How do you change the world?

Everyone wants to change the world.

That’s not very ambitious.

We change the world every day. We breathe, we talk with people, we post photos… All our actions in some way change something in our surroundings, which are all part of THE WORLD.

We’re all changing the world by virtue of being in it.

But okay, let’s talk about changing the world. Changing things on a massive scale. Helping humanity in general.

For a long time, I thought I needed to do something special to do that. I was on the lookout for the breakthrough idea. I don’t do that anymore.

It’s an unhelpful perspective.

It’s not about that special one idea or opportunity that will change the world. It’s about how we choose to do what we do.

We can choose to do our jobs in a novel, better way. We can find a room for improvement in our schedules. We can choose the vehicle through which we change the world.

Let me give you three examples.

Take Marie Kondo. She’s a Japanese organizing consultant and author, whose book The Life-Changing Magic of Tidying Up I’ve just read. She consults people on how to tidy their mess and helps millions of people with her books to lead a better, neater life.

Or take Sekou Andrews, a full-time poet. He inspires and delights people with his poetry. He changes the world through his performances.

How about Jiro Ono, the sushi chef and subject of the documentary Jiro Dreams of Sushi. Not only he has devoted decades to the art of making sushi, but he still continues to invent new ways of making it. He made his little restaurant into a world-famous destination for lovers of delicious food.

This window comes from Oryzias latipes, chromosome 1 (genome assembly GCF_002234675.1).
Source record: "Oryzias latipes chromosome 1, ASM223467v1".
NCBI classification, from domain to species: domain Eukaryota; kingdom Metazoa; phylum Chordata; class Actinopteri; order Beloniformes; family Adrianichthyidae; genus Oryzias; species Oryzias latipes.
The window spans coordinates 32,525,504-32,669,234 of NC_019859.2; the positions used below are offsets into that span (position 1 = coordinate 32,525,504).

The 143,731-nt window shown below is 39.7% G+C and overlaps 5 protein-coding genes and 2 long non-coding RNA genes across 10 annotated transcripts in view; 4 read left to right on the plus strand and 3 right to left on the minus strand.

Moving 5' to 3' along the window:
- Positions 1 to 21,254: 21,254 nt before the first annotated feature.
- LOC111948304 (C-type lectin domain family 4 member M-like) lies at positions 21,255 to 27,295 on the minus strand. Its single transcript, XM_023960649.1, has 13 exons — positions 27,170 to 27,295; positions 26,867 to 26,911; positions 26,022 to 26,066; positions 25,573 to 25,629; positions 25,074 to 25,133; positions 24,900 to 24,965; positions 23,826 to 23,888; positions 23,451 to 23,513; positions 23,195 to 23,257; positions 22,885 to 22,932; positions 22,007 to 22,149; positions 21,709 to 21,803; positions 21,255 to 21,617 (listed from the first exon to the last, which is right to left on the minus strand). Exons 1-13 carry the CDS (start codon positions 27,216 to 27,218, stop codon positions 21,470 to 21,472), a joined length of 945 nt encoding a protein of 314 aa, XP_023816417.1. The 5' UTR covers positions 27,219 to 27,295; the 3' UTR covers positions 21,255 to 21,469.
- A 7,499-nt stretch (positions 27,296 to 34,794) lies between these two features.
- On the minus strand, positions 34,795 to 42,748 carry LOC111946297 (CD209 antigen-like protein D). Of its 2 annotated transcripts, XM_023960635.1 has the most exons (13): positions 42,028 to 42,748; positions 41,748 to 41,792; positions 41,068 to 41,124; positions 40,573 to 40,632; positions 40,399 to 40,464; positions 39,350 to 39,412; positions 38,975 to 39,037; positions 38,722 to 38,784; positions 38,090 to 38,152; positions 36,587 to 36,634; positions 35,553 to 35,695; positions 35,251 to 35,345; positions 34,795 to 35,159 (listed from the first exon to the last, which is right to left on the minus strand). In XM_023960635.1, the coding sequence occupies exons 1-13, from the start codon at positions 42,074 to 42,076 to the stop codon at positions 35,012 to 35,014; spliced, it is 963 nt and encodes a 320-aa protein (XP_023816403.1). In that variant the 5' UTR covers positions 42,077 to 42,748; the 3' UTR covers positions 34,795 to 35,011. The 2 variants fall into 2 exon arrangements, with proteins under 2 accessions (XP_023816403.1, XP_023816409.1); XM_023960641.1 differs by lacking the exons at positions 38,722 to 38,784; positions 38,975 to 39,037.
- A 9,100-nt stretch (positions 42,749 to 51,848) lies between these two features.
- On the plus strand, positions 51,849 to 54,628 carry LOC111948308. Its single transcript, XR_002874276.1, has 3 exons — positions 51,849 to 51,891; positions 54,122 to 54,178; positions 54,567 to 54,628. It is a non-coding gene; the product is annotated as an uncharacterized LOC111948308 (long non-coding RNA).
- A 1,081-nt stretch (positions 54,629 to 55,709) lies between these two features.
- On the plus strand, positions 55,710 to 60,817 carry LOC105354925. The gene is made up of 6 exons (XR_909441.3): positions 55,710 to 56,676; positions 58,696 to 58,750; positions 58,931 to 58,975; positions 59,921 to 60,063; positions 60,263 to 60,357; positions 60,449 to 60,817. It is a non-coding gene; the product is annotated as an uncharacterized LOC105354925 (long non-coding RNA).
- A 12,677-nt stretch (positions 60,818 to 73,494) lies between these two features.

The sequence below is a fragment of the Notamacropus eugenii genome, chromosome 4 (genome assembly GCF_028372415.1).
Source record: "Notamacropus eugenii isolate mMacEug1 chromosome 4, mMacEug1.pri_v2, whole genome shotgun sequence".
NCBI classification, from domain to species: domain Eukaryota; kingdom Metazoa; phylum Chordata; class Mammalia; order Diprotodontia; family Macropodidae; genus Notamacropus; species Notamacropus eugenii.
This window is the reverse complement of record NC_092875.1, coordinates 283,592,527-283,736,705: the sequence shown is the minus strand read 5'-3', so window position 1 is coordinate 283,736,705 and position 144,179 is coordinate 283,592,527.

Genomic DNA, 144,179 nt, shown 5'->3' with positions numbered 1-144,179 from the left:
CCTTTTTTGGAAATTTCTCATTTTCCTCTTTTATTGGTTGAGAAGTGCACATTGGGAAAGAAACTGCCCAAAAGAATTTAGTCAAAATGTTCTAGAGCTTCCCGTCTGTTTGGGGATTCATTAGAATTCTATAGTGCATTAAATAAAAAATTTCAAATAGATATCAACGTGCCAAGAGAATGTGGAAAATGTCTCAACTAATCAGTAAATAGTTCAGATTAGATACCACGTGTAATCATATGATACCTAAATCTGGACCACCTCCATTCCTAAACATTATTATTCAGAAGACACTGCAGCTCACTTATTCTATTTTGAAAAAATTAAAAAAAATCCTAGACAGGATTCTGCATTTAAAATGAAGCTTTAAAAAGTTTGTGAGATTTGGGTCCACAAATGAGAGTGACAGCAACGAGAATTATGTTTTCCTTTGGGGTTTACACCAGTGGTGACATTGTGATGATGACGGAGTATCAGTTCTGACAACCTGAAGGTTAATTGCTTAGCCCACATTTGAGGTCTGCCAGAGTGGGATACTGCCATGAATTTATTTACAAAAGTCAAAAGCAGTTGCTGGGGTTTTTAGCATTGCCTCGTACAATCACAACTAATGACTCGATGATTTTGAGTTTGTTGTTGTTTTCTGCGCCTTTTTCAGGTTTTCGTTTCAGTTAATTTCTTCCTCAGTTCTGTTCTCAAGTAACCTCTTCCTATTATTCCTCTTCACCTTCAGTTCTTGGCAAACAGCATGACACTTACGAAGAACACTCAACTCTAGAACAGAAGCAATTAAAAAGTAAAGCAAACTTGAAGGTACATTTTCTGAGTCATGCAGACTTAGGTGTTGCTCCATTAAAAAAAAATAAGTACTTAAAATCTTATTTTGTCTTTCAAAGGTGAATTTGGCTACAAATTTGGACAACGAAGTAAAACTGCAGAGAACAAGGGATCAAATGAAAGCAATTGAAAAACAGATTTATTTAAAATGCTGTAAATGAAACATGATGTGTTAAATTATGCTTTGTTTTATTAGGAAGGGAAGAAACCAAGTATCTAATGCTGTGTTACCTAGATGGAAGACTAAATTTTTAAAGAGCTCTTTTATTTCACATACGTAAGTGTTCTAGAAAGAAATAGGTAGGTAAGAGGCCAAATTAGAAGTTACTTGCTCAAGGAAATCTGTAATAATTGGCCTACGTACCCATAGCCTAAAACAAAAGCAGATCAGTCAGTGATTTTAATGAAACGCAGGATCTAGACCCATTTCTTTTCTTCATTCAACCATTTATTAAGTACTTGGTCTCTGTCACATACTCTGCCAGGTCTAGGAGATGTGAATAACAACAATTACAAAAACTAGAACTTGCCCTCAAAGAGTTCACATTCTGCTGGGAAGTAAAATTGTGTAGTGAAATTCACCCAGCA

They all change the world in their own way. And they do it through an unusual amount of focused effort.

No one’s the next Steve Jobs or Mark Zuckerberg, but we all have the opportunity to be really great at something, possibly even best in the world, if we focus our attention in a certain direction.

The Work

I want to mention something at this point: changing the world is a label that we slap on years of effort.

Typically, we recognize people only after decades of hard work and dedication. Then they have changed the world.

But they were changing it quietly for a long time before that. The evenings spent folding clothes, writing, designing, dreaming,… that’s when that change happened.

So instead of focusing on the distant outcome of having changed the world, it might be wiser to focus on the every day life. In short, it’s about the process and the habits that we build over time.

The Conclusion

I look at changing the world this way now:

It’s not about becoming the next someone, it’s more about recognizing one’s abilities and building on them in a direction.

It’s about trying new things and seeing what sticks.

It’s about learning with resources and practice.

And it’s about applying extraordinary amount of effort towards a distant goal.

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